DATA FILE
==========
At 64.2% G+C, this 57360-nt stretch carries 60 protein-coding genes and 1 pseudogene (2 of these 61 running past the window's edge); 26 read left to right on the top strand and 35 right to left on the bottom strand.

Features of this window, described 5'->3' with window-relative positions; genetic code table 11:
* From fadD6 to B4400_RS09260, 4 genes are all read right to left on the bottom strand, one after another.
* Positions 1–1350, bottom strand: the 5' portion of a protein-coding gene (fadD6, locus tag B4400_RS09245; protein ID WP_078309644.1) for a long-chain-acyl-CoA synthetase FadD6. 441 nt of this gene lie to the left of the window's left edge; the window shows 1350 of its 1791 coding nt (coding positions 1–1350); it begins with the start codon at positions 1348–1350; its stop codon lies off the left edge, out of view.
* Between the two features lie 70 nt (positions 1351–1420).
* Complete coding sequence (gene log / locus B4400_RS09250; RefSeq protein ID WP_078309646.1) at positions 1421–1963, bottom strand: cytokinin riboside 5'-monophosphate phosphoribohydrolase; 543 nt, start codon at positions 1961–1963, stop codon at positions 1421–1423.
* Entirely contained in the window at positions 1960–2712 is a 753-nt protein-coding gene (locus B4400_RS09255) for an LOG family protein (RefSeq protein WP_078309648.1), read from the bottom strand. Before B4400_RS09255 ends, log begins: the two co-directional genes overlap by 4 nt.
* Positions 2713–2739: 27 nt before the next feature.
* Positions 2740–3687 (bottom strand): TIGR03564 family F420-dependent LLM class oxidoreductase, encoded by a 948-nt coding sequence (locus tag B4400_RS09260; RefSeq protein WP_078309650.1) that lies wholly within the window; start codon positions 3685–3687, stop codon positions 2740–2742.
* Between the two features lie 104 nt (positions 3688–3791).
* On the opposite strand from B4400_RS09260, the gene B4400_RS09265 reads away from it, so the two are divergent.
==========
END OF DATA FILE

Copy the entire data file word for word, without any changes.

At 64.2% G+C, this 57360-nt stretch carries 60 protein-coding genes and 1 pseudogene (2 of these 61 running past the window's edge); 26 read left to right on the top strand and 35 right to left on the bottom strand.

Features of this window, described 5'->3' with window-relative positions; genetic code table 11:
* From fadD6 to B4400_RS09260, 4 genes are all read right to left on the bottom strand, one after another.
* Positions 1–1350, bottom strand: the 5' portion of a protein-coding gene (fadD6, locus tag B4400_RS09245; protein ID WP_078309644.1) for a long-chain-acyl-CoA synthetase FadD6. 441 nt of this gene lie to the left of the window's left edge; the window shows 1350 of its 1791 coding nt (coding positions 1–1350); it begins with the start codon at positions 1348–1350; its stop codon lies off the left edge, out of view.
* Between the two features lie 70 nt (positions 1351–1420).
* Complete coding sequence (gene log / locus B4400_RS09250; RefSeq protein ID WP_078309646.1) at positions 1421–1963, bottom strand: cytokinin riboside 5'-monophosphate phosphoribohydrolase; 543 nt, start codon at positions 1961–1963, stop codon at positions 1421–1423.
* Entirely contained in the window at positions 1960–2712 is a 753-nt protein-coding gene (locus B4400_RS09255) for an LOG family protein (RefSeq protein WP_078309648.1), read from the bottom strand. Before B4400_RS09255 ends, log begins: the two co-directional genes overlap by 4 nt.
* Positions 2713–2739: 27 nt before the next feature.
* Positions 2740–3687 (bottom strand): TIGR03564 family F420-dependent LLM class oxidoreductase, encoded by a 948-nt coding sequence (locus tag B4400_RS09260; RefSeq protein WP_078309650.1) that lies wholly within the window; start codon positions 3685–3687, stop codon positions 2740–2742.
* Between the two features lie 104 nt (positions 3688–3791).
* On the opposite strand from B4400_RS09260, the gene B4400_RS09265 reads away from it, so the two are divergent.